Jo Millett -Bio Jo Millett is a Sheffield based artist who uses film, sound and video. 2017 work included a collaborative 3 screen video and sound installation in Shetland and film/performance at Humber Street Gallery Hull. She has a practice-based PhD (2014) on materiality and senses of past in moving image.
Deep Time, 2018, 7 min 45 sec, black/white silent film – Michael Eddy The end of the land, harvest moon, wilderness, winds waves tides and seed. Michael Eddy –Bio Michael Eddy is an artist/film maker based in Cornwall.
Deep Time and the Ocean, 2018, 3 min 32 sec, 8mm colour film with digital sound – Rachael Allain Deep Time and the Ocean is an experimental exploration of the physical and metaphorical aspects of the sea and the materiality of film. I have captured elements of the water from above and below the horizon, revealing both the microscopic elements of water and it’s contents and the vast macro view of the sea. The film score is a combination is of hydrophonic sound from the sea with spoken word by Professor John Spicer.
Rachael Allain – Bio Rachael is an artist based in the South West. Her multidisciplinary practice incorporates both experimental still and moving image, sound and installation. Rachael’s experiments explore phenomenology in relation to site, the temporal, alchemical properties of analogue film as well as the immediacy of the virtual, scientific and digital data technology.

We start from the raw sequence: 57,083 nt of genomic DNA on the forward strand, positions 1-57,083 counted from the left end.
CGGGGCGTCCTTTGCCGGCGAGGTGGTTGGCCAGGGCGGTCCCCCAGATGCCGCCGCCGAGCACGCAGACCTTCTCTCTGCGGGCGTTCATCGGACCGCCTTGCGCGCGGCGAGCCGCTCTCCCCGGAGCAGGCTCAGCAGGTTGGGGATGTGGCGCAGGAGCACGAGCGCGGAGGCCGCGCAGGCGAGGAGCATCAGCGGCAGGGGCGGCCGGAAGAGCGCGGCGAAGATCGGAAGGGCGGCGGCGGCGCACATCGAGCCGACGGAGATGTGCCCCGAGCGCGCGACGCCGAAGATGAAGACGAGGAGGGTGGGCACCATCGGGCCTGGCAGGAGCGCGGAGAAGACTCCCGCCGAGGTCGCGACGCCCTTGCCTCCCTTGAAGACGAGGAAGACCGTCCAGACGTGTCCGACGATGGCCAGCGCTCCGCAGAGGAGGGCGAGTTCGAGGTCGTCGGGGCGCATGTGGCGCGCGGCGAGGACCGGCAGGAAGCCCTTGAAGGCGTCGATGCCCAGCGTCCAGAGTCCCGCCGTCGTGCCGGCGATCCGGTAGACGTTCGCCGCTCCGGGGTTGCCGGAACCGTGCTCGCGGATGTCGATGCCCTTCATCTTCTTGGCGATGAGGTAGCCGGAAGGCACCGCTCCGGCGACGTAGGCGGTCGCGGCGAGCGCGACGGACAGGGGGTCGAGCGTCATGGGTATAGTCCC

The Intimacy of Deep Time, 2018, 3 min 22 sec, 16mm black white silent film – Karen Abadie The stars are beacons “whose light left them long before there were eyes on this planet to receive” them (Hawkes, 1951) The above quote articulates the challenge that humans have conceiving a universe that has existing long before we ever walked this planet. Hawkes’s lyrical meditation mingles the intimate and the eternal, the biological and the inanimate, articulating a sense of deep time. Karen Abadie’s visual meditation articulates our very personal attempt to relate to our planet with that sense of both “the intimate and the eternal”.
Karen Abadie – Bio Karen Abadie is a practicing artist and filmmaker. She uses film, sound and installation to create circumstances that illuminate the vulnerability of being human. Karen is a PhD student and an associate lecturer at the University of Plymouth. Projects include sound and video installations; Inner Wilderness, Behind Closed Doors and Safe House.
Zinn, 2018, 2min 50 sec, 16mm colour film with digital sound – Stuart Moore. ‘Zinn’ is an old dialect word for tin – the mines on Dartmoor are abandoned and the tin port on the Avon estuary is long forgotten. Zinn thinks about human, geological and film time. We remember the beach from our past visits and can return, but what we see is always different. The estuary is constant, but changing – its sand patterns caused by the waves, tides, winds and the flow of the river as it reaches the sea from its source high on the granite mass of the moor.
Stuart Moore -Bio Stuart is a filmmaker and sound artist who uses digital and filmbased technologies to make single and multiple screen artworks that investigate our relationship to place by exploring landscape and the environmental tensions of urban regeneration and expansion. His work is shown worldwide across public, gallery and online spaces.